HIV EFFECT ON HEMATOPOIESIS STUDIED WITH SCID HU MICE

Project: Research project

Project Details

Description

DESCRIPTION (Adapted from the applicant's abstract) After exposure of an
individual to an inoculum of HIV-1, an infectious cycle is initiated that
leads to systemic dissemination of HIV-1 and HIV-1-infected cells into
lymphoid organs and bone marrow. The presence of HIV-l in the bone marrow
may be the etiology of hematological abnormalities seen in HIV-1-infected
patients. Ineffective hematopoiesis may result from a direct effect of
HIV-1 on stem/progenitor cells, stromal cells or mature cells present in
the bone marrow. This effect may be mediated by infection of cells by
HIV-1, a direct toxic effect of HIV-1 encoded proteins, or by the
HIV-1-mediated suppression of stimulatory cytokines or induction of
suppressive cytokines. The applicants have recently described a modified
SCID-hu mouse model for disseminated HIV-l infection (Kollmann et al. J.
Exp. Med., 1994; 179:513-522) made by, first, implanting human fetal thymus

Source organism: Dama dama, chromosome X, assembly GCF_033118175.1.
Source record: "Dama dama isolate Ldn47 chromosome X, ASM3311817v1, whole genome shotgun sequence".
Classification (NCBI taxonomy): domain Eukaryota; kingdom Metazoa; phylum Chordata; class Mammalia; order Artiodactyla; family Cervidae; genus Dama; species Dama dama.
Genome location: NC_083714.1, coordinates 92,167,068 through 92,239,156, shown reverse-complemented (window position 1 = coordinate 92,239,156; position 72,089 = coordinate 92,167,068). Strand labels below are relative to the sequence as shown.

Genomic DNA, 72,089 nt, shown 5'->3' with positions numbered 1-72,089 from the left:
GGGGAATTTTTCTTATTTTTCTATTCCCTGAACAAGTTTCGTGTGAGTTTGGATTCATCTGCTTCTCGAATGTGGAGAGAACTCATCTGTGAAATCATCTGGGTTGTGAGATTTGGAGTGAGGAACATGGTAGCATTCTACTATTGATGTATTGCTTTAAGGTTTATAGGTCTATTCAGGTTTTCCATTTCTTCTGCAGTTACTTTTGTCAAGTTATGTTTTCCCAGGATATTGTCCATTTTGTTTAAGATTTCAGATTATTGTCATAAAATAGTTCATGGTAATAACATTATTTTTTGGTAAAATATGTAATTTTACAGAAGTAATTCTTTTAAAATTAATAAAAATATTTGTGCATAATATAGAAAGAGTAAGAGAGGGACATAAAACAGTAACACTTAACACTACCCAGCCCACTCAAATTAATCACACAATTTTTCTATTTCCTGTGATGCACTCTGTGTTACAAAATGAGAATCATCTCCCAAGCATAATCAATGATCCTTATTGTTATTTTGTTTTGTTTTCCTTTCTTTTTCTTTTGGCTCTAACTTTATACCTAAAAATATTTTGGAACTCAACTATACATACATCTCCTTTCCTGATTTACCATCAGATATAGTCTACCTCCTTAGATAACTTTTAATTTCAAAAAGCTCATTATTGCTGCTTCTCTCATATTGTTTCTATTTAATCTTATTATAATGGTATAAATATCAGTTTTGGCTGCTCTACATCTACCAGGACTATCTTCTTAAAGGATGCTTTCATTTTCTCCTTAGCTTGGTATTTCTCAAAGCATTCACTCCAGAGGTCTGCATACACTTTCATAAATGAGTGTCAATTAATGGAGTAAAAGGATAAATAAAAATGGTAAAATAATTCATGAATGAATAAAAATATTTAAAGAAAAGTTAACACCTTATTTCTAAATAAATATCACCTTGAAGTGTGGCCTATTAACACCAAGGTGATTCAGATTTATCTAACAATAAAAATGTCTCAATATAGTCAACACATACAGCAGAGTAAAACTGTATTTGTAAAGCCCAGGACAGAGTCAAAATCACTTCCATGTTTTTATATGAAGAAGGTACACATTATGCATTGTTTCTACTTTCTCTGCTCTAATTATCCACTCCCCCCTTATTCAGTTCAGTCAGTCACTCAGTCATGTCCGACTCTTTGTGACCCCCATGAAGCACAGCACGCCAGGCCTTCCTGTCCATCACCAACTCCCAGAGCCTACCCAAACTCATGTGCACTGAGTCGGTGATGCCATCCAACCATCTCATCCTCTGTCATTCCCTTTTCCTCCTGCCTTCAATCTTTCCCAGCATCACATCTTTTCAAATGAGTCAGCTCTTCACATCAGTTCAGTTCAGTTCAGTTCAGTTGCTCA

and liver in SCID mice. Significant numbers of human T cells were detected
in the peripheral blood, spleens and lymph nodes of these mice. Second,
after injecting HIV-1 into these SCID-hu mice, either into the implanted
human liver or intraperitoneally, disseminated HIV infection was observed.
In addition to this model for in vivo HIV-l-infection of human T cells, the
applicants have also developed a model, BM-SCID-hu mice, that can be used
to study the in vivo HIV-l infection of human monocytes and B cells. For
this second model, cultured human fetal bone marrow cells were transplanted
into irradiated SCID mice, resulting in significant engraftment with human
precursor cells and reconstitution of the peripheral lymphoid compartment
with human B cells and monocytes. Administration of extraneous human
cytokines was not required. In summary, these transplantations generated
mice wherein human hematopoiesis occurs in SCID mouse bone marrow,
resulting in a peripheral lymphoid compartment populated with human T
cells, B cells and monocytes. The applicants propose to utilize these
models to study the effect of acute and chronic HIV-1 infection on human
hematopoiesis in vivo. In addition, they propose to investigate potential
effectiveness of various interventions to reverse the negative effects of
HIV-1 on hematopoiesis.
StatusFinished
Effective start/end date9/30/948/31/95

Funding

  • National Heart, Lung, and Blood Institute

ASJC

  • Hematology

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